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Summary

  1. Get in touch: bizlivepage@bbc.co.uk
  2. Wall Street ends lower due to tech stock falls
  3. FTSE 100 jumps 1%
  4. Glencore faces money laundering investigation
  5. KPMG probed over Bargain Booze owner
  6. Adam Crozier to chair Asos

Live Reporting

By Mary-Ann Russon

All times stated are UK

  1. Good night

    BBC testcard

    That's it for today on Business Live - thanks for reading. We'll be back bright and early at 06:00 on Wednesday.

    Do join us then for all the latest breaking news and analysis from the wonderful world of business.

  2. Traders distracted during world cup matches

    A Wall Street trader watches a world cup match

    This probably won't come as a surprise, but Citigroup has released a new report that says traders are "significantly" less productive during world cup matches.

    Citi analysts found that trading volumes fell by between 18-48% during world cup matches, and that there was "strong evidence" that football is distracting.

    However, the analysts did say that the distraction did not significantly impact market function.

    That's good, although with the US and UK markets now closed for the day, it might not be too bad for those watching the England - Colombia game right now.

  3. Collecting World Cup stickers

    BBC World

    View more on twitter

    BBC World News presenter Aaron Heslehurst has been finding out more about the enduring hobby of football sticker albums.

    Panini's Jessica Bell tells us how the company has changed its strategy in the digital age to keep consumers interested...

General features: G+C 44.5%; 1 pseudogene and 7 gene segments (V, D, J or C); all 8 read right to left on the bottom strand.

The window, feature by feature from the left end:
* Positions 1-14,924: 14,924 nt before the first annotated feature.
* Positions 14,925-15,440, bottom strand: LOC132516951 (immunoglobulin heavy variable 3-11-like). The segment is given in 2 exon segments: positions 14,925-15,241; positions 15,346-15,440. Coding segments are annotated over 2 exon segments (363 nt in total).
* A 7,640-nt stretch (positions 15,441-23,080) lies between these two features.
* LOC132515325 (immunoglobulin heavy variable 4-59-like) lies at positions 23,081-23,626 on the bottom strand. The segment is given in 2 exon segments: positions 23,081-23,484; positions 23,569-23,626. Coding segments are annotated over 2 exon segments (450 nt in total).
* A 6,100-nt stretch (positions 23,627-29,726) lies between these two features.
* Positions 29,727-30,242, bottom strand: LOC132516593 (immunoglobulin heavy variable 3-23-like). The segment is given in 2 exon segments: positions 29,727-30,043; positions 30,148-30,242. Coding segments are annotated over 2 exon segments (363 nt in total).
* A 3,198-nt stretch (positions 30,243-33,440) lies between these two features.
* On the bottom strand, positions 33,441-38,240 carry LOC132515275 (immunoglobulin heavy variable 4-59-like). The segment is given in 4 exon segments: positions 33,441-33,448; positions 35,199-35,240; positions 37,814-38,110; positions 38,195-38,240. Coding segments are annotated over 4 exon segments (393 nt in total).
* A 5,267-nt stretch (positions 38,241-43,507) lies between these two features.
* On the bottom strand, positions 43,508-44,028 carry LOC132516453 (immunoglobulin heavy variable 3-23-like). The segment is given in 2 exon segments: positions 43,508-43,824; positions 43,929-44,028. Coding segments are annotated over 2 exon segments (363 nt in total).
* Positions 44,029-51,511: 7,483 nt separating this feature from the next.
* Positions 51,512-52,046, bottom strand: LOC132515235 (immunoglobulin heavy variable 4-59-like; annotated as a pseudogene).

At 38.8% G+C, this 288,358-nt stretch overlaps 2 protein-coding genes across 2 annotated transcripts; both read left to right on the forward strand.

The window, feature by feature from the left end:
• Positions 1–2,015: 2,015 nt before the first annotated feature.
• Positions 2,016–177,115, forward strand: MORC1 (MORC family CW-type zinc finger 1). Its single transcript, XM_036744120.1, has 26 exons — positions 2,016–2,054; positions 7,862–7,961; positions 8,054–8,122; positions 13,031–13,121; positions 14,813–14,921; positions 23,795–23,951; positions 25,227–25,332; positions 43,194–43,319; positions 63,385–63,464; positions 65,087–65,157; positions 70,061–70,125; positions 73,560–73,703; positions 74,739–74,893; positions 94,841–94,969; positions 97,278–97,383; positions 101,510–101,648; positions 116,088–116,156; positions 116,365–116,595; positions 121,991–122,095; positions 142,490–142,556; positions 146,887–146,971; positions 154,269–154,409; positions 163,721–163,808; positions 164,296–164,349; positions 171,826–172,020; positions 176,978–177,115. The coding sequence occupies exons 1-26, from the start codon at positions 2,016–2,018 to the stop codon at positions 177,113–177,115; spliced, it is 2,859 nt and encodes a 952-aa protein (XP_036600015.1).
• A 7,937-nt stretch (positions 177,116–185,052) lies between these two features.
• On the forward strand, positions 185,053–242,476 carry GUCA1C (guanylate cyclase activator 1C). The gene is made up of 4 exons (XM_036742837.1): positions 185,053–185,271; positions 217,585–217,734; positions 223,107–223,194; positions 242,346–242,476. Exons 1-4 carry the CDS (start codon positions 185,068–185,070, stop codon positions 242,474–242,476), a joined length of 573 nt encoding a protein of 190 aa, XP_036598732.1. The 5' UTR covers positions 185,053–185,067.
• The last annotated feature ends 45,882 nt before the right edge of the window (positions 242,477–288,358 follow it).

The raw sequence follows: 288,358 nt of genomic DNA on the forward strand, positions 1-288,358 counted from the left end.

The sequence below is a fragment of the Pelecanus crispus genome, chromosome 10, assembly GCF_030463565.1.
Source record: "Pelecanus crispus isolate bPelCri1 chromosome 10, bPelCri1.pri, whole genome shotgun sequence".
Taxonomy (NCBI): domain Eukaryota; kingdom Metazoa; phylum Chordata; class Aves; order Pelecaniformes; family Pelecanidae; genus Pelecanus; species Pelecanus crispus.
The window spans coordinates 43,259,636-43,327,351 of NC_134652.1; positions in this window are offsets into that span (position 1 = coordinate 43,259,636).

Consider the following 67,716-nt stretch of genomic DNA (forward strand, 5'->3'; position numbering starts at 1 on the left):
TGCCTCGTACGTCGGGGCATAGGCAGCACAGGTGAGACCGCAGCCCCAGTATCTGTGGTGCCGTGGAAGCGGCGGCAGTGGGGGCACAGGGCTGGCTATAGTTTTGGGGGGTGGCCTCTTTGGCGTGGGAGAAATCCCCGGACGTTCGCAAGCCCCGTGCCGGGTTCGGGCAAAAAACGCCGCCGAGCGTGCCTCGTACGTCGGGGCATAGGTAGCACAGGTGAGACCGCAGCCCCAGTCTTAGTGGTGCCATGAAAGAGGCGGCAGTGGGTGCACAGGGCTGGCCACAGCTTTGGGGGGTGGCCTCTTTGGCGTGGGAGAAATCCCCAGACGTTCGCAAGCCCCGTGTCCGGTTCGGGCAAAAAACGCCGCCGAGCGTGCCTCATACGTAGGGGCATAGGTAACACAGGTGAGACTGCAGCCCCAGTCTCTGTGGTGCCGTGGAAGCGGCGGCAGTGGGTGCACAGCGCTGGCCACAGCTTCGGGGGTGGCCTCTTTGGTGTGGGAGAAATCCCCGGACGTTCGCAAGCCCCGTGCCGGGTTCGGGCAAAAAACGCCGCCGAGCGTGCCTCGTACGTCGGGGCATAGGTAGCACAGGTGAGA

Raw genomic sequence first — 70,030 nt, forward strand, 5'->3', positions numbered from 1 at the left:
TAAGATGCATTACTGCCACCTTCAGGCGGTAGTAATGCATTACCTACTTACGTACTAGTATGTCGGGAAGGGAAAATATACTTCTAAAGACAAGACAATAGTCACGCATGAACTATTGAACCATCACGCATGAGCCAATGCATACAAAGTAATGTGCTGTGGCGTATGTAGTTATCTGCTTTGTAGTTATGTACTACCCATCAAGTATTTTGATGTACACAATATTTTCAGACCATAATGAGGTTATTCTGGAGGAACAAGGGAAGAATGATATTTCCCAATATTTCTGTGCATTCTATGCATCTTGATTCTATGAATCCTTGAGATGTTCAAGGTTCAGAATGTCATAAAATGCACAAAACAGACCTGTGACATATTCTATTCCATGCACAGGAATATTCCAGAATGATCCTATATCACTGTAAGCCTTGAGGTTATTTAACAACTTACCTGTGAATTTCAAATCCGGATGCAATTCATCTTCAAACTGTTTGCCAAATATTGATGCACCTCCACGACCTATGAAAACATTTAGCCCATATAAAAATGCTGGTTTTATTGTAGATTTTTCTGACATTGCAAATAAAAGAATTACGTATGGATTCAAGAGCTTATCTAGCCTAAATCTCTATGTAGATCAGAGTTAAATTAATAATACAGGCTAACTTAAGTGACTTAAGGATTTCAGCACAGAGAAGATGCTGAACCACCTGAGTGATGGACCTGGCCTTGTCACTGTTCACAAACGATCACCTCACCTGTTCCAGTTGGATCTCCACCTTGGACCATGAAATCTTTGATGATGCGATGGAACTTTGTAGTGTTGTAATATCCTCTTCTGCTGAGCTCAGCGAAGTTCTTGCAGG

4. Less pain, more stress

    People walking in the workplace

    A study by the University of Chicago and the Federal Reserve Bank of Chicago into how happy people are at work has found that while some things are better than in the 1950s, some things are not.

    According to the Economist, today's workers are less sad, less tired and in less pain.

    However, employees today are more stressed, thanks to modern employment patterns.

    Interestingly, women feel a greater sense of meaning and happiness in jobs today, while men feel the opposite - the opposite from the situation in the 1950s.

  5. Glasgow taskforce offers support to fire-hit businesses

    An aerial view from the Police Scotland helicopter shows how close the Victoria's nightclub fire was to the Pavilion Theatre

    Staff who lost their jobs after two devastating fires on Sauchiehall Street will be provided with support by other Glasgow businesses.

    A taskforce set up after the blazes at Victoria's Nightclub and the Glasgow School of Art will also assist local firms encountering insurance problems.

    It includes representatives from Glasgow Chamber of Commerce (GCoC).

    Stuart Patrick, chief executive of GCoC, said the fires had had a "huge" impact.

  6. England fans dig deep for pricier pints

    People holding pints of beer cheering

    England fans watching tonight's World Cup clash with Colombia in the pub may come home a little more out of pocket than expected.

    Pub chain Stonegate Pubs is charging up to 50p more for a pint during England's matches in some of its 690 pubs.

    Stonegate said the price hike paid for door staff, plastic cups and cleaning so venues could meet a number of licensing requirements.

  7. Roblox 'gang rape' shocks mother

    Roblox is a multiplayer platform where players can create their own games and join in with others

    A US mum has written a Facebook post describing her shock at seeing her child's avatar being "gang raped" by others in the online game Roblox.

    Amber Petersen said her seven-year-old was playing the game, which is marketed at children, when she showed her the screen and asked what was happening.

    She also shared screenshots, which showed two male avatars attacking her daughter's female character.

    Roblox said it had banned the player who carried out the action.

  8. Brexit turning into 'nightmare of job losses'

    Len McCluskey

    Brexit is turning into a "nightmare", with the shadow of job losses hanging over British industry, because of the Government's handling of negotiations to leave the EU, warned Len McCluskey, general secretary of Unite.